May 29, 2014 -- The nation’s top law enforcement officials – still under fire for their aggressive campaign against leaks to the media – now say they’ve never had any intention of letting a journalist go to jail for refusing to identify a confidential source.
It’s a stark and unexpected admission from an administration that has prosecuted more leak cases than all of its predecessors combined and has pressed at least two reporters to divulge their secret sources or face jail time.
“As long as I am attorney general, no reporter is going to go to jail for doing their job,” Eric Holder, who heads the Justice Department, told news representatives in a private meeting earlier this week.
And that, according to Holder’s deputy, has always been Holder’s position.
But Holder’s Justice Department has threatened for several years to put New York Times reporter James Risen behind bars unless he testifies about one of his confidential sources for a 2006 book on covert CIA operations.
Federal prosecutors first subpoenaed Risen for that information in 2008, and Holder has since approved subsequent subpoenas for Risen to testify about his source, most recently at the upcoming trial of former CIA official Jeffrey Sterling, who, even without Risen’s help, was indicted in 2011 for allegedly being the source. Defying a subpoena backed by a judge amounts to contempt of court, which can put someone in jail for up to 18 months.
Risen’s case has become part of a much larger uproar over how the Justice Department handles journalists and their confidential sources – an uproar peaking last year with news that federal investigators had secretly obtained phone records from The Associated Press for a separate leak investigation and had described Fox News reporter James Rosen as a criminal “co-conspirator” in another leak probe.
The uproar forced the Justice Department to revise its guidelines for dealing with reporters, specifically when and how federal investigators can obtain a reporter’s records.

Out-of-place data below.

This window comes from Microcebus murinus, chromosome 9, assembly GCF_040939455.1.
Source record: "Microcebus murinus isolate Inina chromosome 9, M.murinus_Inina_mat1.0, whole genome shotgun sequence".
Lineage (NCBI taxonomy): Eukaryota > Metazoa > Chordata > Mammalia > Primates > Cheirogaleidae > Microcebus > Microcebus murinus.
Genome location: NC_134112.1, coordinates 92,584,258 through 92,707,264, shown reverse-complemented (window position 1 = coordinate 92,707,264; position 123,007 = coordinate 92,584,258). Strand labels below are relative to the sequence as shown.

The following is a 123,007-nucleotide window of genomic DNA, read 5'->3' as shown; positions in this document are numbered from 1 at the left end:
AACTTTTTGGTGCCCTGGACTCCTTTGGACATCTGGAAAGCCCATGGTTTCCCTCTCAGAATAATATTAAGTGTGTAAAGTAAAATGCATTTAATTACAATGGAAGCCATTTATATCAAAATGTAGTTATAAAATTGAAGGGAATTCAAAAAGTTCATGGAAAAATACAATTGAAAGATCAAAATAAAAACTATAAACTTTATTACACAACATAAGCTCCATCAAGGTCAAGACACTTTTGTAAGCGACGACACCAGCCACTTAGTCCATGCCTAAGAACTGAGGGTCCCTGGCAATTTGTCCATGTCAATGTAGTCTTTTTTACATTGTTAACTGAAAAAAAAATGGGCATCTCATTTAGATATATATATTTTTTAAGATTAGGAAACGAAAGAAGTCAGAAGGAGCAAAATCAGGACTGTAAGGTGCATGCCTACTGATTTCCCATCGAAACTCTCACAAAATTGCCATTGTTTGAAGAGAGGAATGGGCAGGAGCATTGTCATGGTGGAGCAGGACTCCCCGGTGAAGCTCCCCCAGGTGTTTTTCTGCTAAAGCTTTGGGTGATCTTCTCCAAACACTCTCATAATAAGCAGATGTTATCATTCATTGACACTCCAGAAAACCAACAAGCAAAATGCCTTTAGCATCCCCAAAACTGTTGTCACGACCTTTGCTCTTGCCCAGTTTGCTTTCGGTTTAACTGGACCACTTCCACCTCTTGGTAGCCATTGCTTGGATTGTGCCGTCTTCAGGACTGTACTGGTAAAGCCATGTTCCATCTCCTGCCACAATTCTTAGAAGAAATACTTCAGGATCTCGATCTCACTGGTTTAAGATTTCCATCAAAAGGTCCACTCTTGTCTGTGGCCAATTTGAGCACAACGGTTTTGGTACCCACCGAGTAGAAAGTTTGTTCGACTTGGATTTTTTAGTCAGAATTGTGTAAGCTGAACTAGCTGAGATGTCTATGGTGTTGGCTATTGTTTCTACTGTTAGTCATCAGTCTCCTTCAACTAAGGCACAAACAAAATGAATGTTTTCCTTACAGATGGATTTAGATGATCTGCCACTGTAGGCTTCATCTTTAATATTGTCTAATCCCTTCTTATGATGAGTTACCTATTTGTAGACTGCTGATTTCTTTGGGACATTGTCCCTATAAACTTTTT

But a Justice Department official acknowledged that those revisions did not tackle when and how federal investigators can try to compel reporters to testify about their confidential sources, something the comments from Justice Department leadership this week addressed in unprecedented terms.
“So [not jailing a reporter] has been the policy of this attorney general from the start?” ABC News asked Deputy Attorney General Jim Cole at a reporters’ roundtable inside the Justice Department Wednesday.
Cole answered simply: “Yes.”
It’s unclear what that will mean for the Times’ Risen, who is now asking the U.S. Supreme Court to weigh in on his case after a federal appeals court ruled against him. But in what might be the only other instance of Holder’s Justice Department subpoenaing a reporter to testify about his confidential sources, federal prosecutors ultimately backed down.
“The reporter” in this second, previously undisclosed case is the author of this article. In January 2011, while I was working for Fox News, the Justice Department persuaded a federal grand jury in Washington to subpoena me for my confidential sources after I reported two years earlier that several Somali-Americans were secretly indicted in Minneapolis for joining an al Qaeda-linked group in Somalia.
Professional and personal life under the threat of jail for 16 subsequent months is best captured in a note I wrote to myself at the time: “I've felt like throwing up all day so far … Just that 'racing heart' feeling throughout."
Still, I felt I had to protect my confidential sources.
In a letter to the Justice Department on Nov. 30, 2011 – after a tense back-and-forth spanning nearly a year – an attorney representing me, Jay Darden of Patton Boggs in Washington, reiterated that I was “unable to violate [my] professional obligations,” adding, “We continue to urge the Department to pursue a less confrontational course that will not have the effect of undermining one of the core pillars of a free press.”
Indeed, after several months of silence, a prosecutor from the Justice Department’s Public Integrity Section called my attorney April 2, 2012, to say they were withdrawing the subpoena. No explanation given.
On Wednesday, however, Deputy Attorney General Cole might have offered a clue.
Checking to make sure I heard him correctly the first time, I asked Cole, “So it has been the policy to not jail [a reporter] from the beginning?”
Again, he said simply, “Yes.”
“So then why issue subpoenas to reporters?” I asked. “What’s the point of it if there’s no intent to follow through to the end?”
Cole answered: “Just because you issue a subpoena doesn’t mean you’re jailing anybody. Sometimes people provide information, so it’s the legal process and we go through the legal process.”
Nevertheless, when asked by a New York Times reporter whether “protecting a source [is] part of a journalist’s job,” Cole declined to answer.
As for Risen, his attorney, Joel Kurtzberg of Cahill Gordon & Reindel in New York, said Risen is prepared to go to jail if it comes to that.
“He will keep his promise to his source, regardless of the consequences,” Kurtzberg said.
Asked whether reporters could still face fines – rather than jail – for doing their jobs while Holder is attorney general, a Justice Department spokesman declined to answer.
The Supreme Court was meeting today to discuss whether to take up Risen’s case, and a decision could be announced as early as Monday.
ABC News’ Ariane DeVogue contributed to this report.